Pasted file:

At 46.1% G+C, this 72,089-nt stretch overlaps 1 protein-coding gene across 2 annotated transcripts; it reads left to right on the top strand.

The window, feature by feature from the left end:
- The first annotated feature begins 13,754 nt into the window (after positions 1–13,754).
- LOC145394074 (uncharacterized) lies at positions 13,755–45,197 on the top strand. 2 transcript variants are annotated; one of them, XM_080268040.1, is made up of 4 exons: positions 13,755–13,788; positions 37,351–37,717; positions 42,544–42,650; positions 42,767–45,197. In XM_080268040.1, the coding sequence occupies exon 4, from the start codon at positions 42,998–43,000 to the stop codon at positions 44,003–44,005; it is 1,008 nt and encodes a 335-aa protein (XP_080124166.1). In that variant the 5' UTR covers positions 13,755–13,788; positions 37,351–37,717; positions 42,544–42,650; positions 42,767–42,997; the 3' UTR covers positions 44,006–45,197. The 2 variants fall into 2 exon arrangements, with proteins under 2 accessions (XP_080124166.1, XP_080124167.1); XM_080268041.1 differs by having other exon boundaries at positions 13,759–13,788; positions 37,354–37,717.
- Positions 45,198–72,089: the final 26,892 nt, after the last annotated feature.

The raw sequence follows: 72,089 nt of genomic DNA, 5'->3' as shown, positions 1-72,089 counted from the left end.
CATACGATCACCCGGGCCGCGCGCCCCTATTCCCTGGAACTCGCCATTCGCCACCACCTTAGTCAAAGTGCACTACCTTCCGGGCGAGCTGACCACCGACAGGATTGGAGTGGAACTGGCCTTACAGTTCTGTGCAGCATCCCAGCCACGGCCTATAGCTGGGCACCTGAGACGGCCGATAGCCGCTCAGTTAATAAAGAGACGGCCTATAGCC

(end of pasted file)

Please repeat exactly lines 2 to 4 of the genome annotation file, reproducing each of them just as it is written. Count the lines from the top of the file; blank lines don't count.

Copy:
The window, feature by feature from the left end:
- The first annotated feature begins 13,754 nt into the window (after positions 1–13,754).
- LOC145394074 (uncharacterized) lies at positions 13,755–45,197 on the top strand. 2 transcript variants are annotated; one of them, XM_080268040.1, is made up of 4 exons: positions 13,755–13,788; positions 37,351–37,717; positions 42,544–42,650; positions 42,767–45,197. In XM_080268040.1, the coding sequence occupies exon 4, from the start codon at positions 42,998–43,000 to the stop codon at positions 44,003–44,005; it is 1,008 nt and encodes a 335-aa protein (XP_080124166.1). In that variant the 5' UTR covers positions 13,755–13,788; positions 37,351–37,717; positions 42,544–42,650; positions 42,767–42,997; the 3' UTR covers positions 44,006–45,197. The 2 variants fall into 2 exon arrangements, with proteins under 2 accessions (XP_080124166.1, XP_080124167.1); XM_080268041.1 differs by having other exon boundaries at positions 13,759–13,788; positions 37,354–37,717.